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Louisiana judge: Mother's neglect did not justify murder charge

The public's urge to strike out to identify a killer is sometimes stronger than the evidence to support criminal charges. Behavior and intent are crucial considerations when determining whether a person is accused of a crime, especially when charges are as serious as murder.

The circumstances surrounding the death of a 5-year-old Louisiana girl prompted New Orleans prosecutors to file second-degree murder charges against the child's mother. Officials said the accused woman left her daughter unsupervised long enough for the troubled child to access a loaded gun and commit suicide.

Louisiana laws specify that second-degree murder must involve a defendant's intent to cause great harm or kill. An exception in the law also allows charges to be filed when a death occurs while a defendant is committing a second felony involving violence.

The prosecutors' argument was that the woman was grossly negligent for leaving her daughter alone, knowing the girl had suicidal thoughts. A judge said the criminal charge was inappropriate because the mother's absence from the apartment, however negligent, could not be linked to an intent to kill.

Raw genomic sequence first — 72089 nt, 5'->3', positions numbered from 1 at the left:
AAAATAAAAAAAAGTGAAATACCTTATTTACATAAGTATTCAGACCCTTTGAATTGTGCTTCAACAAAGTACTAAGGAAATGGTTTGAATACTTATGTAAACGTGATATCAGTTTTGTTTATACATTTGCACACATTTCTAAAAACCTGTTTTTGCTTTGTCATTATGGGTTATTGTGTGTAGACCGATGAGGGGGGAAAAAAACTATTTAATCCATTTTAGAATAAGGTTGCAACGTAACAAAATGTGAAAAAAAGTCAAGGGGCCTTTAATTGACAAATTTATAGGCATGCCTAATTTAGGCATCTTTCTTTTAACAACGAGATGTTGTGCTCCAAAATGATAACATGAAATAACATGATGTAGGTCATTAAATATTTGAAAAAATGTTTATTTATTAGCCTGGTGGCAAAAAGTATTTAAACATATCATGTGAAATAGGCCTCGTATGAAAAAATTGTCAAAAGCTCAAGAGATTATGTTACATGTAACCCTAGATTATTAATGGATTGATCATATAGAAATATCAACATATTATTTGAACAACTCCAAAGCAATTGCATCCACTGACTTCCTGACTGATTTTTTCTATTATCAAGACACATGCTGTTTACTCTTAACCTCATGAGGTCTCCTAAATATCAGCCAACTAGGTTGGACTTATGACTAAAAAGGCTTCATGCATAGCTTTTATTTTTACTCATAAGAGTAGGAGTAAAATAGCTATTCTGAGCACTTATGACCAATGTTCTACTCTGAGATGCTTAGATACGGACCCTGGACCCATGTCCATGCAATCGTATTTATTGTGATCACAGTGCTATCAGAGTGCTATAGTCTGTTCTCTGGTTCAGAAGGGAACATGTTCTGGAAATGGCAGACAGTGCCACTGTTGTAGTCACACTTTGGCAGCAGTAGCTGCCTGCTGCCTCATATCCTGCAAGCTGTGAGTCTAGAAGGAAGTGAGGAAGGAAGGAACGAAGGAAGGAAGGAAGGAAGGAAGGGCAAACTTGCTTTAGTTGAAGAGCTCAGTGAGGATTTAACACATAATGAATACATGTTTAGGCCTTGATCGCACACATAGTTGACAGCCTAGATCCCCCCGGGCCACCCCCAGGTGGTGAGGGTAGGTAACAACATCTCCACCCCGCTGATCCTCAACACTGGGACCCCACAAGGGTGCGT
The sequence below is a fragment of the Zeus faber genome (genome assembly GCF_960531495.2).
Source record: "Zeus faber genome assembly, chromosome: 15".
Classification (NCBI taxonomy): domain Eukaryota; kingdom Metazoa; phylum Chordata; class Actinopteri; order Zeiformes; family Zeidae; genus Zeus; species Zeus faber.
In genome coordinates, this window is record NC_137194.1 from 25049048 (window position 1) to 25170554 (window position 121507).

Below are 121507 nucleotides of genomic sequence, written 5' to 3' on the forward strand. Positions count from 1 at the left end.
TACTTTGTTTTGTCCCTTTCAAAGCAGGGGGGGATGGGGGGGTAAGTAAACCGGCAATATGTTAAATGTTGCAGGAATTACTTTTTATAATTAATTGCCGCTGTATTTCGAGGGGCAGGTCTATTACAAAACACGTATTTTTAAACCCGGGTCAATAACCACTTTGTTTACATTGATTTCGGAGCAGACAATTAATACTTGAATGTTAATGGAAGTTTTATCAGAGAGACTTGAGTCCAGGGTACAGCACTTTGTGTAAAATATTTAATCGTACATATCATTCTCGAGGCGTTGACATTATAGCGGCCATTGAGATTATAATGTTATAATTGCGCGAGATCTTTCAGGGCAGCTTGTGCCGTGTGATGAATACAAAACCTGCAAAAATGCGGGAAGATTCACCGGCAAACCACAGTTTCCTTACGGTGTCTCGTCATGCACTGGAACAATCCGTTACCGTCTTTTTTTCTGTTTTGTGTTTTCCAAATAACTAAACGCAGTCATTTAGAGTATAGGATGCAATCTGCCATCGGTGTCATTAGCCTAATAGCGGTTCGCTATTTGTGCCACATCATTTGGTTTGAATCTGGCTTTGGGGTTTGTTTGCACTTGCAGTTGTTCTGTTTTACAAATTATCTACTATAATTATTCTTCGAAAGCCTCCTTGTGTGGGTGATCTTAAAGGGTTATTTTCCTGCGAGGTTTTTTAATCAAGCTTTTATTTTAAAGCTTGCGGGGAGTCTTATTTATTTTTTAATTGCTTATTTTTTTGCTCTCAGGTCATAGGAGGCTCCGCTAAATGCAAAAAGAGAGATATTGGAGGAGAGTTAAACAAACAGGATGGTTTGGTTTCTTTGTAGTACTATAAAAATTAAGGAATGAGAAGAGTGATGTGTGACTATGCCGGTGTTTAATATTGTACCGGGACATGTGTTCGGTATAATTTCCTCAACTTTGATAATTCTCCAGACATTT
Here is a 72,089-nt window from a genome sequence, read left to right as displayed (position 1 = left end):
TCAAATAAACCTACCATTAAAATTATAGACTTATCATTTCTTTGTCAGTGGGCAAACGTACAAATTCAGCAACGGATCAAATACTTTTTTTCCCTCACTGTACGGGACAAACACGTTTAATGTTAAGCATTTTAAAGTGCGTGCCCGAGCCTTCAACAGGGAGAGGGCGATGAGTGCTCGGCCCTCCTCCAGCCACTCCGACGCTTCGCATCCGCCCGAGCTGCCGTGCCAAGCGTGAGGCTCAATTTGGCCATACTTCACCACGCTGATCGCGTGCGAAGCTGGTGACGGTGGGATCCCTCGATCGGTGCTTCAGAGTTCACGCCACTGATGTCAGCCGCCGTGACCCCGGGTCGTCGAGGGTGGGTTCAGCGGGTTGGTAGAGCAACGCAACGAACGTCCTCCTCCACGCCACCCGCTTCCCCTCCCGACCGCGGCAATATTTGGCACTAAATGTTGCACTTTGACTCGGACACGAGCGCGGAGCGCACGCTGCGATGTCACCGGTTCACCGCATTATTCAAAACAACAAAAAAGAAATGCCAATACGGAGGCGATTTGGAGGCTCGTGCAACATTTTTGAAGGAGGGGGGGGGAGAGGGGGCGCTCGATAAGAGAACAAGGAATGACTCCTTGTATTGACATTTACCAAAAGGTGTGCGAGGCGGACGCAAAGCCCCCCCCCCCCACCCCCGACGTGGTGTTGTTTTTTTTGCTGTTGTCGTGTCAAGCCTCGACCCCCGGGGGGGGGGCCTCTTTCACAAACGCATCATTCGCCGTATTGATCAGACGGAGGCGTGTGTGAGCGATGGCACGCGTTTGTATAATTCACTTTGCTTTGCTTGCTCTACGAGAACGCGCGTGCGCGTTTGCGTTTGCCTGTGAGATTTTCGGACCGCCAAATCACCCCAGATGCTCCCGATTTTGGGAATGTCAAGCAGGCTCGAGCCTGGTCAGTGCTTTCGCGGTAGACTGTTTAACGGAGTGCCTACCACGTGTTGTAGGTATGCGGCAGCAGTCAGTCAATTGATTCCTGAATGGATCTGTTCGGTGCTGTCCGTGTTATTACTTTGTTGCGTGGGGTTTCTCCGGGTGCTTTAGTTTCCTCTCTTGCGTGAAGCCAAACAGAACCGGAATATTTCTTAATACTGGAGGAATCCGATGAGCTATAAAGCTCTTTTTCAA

A similar case was heard by the state Supreme Court in Shreveport. A woman left her two young children at home. A fire broke out in the mother's absence, killing one of the children. The defendant's conviction for second-degree murder was overturned. The court decided the woman was negligent but did not commit a "direct act" of harm.

The consequences for convictions for second-degree murder and negligent homicide are startlingly different. A negligent homicide sentence may carry a prison term of up to five years, while a murder conviction can lead to lifetime imprisonment.

A defendant is found guilty or freed based on facts and the boundaries of the law. Criminal charge reductions or dismissals occur when the desire to exact a harsh punishment becomes greater than proof of a crime.

Source: theadvocate.com, "Judge tosses mother's murder indictment" Claire Galofaro, Sep. 30, 2013

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